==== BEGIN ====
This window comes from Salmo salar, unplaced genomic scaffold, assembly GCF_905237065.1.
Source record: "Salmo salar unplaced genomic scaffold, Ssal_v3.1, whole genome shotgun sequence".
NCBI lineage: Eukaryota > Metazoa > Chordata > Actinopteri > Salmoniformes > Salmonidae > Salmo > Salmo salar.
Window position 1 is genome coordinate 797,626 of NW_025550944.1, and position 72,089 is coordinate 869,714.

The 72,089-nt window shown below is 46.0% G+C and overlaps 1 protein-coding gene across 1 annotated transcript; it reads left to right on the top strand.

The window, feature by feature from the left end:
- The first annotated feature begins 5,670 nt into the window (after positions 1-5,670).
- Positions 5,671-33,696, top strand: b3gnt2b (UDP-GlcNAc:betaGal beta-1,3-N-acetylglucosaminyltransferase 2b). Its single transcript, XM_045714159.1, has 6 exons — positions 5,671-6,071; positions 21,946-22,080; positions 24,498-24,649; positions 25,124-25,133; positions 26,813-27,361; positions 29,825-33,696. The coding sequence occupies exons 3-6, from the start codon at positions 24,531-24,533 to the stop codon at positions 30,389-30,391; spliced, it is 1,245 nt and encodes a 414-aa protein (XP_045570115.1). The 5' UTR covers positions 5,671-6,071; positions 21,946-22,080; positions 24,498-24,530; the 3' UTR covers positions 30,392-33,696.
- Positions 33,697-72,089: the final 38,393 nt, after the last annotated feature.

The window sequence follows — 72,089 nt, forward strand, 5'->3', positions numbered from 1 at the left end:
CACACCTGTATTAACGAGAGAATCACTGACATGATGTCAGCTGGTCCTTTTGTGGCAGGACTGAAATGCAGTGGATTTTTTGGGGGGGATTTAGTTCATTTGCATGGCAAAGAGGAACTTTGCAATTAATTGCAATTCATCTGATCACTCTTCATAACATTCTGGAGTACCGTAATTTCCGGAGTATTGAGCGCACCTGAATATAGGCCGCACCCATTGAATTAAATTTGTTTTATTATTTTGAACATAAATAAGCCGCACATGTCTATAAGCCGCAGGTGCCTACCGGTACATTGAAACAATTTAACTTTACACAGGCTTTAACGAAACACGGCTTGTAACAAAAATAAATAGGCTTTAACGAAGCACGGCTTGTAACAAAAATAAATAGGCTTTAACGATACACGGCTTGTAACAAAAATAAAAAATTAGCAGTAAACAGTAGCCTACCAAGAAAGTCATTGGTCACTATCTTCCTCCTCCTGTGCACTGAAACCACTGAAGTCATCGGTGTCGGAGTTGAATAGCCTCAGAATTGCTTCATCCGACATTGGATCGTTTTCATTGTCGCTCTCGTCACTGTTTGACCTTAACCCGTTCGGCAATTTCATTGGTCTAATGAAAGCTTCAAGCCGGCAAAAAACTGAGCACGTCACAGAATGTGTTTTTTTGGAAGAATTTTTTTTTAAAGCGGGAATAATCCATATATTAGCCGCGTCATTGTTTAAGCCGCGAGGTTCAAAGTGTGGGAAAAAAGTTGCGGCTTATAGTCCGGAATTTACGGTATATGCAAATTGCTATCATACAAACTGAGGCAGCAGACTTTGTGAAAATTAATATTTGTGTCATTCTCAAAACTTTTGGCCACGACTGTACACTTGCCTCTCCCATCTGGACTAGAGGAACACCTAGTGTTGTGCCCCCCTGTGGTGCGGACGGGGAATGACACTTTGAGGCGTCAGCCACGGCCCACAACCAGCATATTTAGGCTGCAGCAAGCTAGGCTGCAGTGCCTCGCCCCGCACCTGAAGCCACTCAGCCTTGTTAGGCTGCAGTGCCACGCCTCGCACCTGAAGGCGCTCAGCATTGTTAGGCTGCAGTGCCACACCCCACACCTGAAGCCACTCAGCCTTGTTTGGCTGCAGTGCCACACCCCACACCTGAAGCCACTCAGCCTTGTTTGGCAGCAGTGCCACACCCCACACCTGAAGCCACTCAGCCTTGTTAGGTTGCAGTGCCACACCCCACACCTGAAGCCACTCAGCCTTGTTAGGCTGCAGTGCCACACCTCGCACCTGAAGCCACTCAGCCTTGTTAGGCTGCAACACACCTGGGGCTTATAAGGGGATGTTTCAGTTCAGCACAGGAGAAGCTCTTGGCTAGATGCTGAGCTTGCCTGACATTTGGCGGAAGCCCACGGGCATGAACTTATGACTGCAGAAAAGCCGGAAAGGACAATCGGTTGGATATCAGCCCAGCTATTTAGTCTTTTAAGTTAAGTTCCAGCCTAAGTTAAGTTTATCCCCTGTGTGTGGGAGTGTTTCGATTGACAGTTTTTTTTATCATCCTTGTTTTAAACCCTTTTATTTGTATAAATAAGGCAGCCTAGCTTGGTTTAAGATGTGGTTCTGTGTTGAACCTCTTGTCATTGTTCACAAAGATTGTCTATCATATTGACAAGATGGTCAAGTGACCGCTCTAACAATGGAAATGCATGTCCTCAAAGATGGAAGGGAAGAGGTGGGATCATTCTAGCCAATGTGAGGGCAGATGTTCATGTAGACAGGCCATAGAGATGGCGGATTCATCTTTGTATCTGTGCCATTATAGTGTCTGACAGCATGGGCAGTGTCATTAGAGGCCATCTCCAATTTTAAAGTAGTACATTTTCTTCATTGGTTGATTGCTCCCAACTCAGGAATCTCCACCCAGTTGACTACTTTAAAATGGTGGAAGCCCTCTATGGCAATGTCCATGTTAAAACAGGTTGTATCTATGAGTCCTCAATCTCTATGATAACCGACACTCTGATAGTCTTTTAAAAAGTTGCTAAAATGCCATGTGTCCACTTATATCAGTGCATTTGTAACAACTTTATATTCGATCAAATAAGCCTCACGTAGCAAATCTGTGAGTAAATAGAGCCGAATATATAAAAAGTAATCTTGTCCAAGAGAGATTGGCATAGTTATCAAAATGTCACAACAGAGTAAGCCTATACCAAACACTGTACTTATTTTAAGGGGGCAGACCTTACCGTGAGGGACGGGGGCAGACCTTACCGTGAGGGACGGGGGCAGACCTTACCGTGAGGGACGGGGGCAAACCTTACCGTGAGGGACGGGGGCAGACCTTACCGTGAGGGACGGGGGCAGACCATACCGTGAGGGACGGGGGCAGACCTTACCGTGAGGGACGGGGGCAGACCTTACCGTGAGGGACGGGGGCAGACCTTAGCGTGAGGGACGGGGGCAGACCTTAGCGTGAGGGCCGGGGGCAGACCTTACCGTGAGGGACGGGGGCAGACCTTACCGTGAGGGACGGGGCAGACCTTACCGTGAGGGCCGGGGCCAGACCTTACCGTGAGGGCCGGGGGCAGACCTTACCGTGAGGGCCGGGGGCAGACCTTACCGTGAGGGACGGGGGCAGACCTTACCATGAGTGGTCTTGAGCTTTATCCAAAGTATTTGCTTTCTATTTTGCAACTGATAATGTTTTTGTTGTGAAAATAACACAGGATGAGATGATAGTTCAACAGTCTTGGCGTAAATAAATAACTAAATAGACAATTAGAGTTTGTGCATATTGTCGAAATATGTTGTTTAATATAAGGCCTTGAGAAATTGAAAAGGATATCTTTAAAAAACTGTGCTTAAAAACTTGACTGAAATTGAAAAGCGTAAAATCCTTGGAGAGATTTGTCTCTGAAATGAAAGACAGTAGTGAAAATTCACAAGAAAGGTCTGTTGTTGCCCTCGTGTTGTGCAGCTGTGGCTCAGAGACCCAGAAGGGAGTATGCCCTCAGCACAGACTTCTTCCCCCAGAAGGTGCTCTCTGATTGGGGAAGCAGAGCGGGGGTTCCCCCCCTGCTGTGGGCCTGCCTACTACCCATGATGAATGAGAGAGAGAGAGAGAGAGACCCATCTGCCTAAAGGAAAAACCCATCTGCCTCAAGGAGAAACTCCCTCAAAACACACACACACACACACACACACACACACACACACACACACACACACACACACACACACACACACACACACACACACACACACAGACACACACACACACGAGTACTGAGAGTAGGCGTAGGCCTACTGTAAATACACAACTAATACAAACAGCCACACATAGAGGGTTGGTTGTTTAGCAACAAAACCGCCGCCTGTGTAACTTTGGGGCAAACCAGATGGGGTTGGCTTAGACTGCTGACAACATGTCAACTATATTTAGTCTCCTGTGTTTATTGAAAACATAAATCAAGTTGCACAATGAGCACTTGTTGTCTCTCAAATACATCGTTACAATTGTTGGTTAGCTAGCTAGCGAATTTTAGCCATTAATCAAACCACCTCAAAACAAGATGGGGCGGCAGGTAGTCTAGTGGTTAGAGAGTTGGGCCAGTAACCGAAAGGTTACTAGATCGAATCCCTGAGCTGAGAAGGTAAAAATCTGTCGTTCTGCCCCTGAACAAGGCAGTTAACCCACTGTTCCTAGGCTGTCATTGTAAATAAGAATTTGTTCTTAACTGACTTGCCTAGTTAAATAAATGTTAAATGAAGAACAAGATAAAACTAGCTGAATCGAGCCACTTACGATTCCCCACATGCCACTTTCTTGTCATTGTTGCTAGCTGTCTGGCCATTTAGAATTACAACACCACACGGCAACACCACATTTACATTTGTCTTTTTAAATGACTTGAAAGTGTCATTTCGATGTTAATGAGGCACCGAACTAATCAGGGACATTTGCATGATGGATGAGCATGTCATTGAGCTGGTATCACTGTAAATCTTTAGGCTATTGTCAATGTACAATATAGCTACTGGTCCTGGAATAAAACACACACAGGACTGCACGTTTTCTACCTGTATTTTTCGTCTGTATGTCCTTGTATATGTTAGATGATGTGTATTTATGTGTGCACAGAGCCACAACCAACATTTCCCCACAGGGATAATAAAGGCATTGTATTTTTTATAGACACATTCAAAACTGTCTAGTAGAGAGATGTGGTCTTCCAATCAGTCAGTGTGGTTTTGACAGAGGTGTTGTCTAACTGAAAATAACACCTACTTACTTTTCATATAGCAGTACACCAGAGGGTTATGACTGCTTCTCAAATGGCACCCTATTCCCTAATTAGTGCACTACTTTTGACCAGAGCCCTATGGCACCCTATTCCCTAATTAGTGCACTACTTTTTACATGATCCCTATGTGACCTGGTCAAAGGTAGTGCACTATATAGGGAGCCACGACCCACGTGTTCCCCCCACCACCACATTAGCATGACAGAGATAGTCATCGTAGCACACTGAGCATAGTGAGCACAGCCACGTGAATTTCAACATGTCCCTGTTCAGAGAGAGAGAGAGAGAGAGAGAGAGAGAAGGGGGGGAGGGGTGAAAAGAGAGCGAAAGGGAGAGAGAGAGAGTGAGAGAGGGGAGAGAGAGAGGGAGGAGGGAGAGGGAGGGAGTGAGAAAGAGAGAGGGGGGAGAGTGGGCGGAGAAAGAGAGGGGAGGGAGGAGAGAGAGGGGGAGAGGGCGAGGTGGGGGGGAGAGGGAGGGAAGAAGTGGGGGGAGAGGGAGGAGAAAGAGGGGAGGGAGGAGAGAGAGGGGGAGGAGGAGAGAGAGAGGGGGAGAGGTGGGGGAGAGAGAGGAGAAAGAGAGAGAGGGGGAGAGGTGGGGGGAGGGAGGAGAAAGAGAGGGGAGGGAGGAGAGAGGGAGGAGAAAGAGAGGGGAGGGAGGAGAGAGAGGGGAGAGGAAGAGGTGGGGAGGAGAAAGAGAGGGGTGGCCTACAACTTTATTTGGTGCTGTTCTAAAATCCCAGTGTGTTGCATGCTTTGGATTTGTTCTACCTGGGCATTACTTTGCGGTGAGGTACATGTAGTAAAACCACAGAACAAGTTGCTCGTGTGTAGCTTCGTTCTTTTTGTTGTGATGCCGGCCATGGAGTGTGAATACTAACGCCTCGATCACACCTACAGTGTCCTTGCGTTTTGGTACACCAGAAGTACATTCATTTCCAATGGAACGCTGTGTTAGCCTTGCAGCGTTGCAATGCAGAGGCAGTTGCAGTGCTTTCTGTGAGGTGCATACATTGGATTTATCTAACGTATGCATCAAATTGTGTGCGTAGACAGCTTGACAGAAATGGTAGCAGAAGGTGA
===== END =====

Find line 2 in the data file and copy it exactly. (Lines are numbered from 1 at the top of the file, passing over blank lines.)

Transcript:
Source record: "Salmo salar unplaced genomic scaffold, Ssal_v3.1, whole genome shotgun sequence".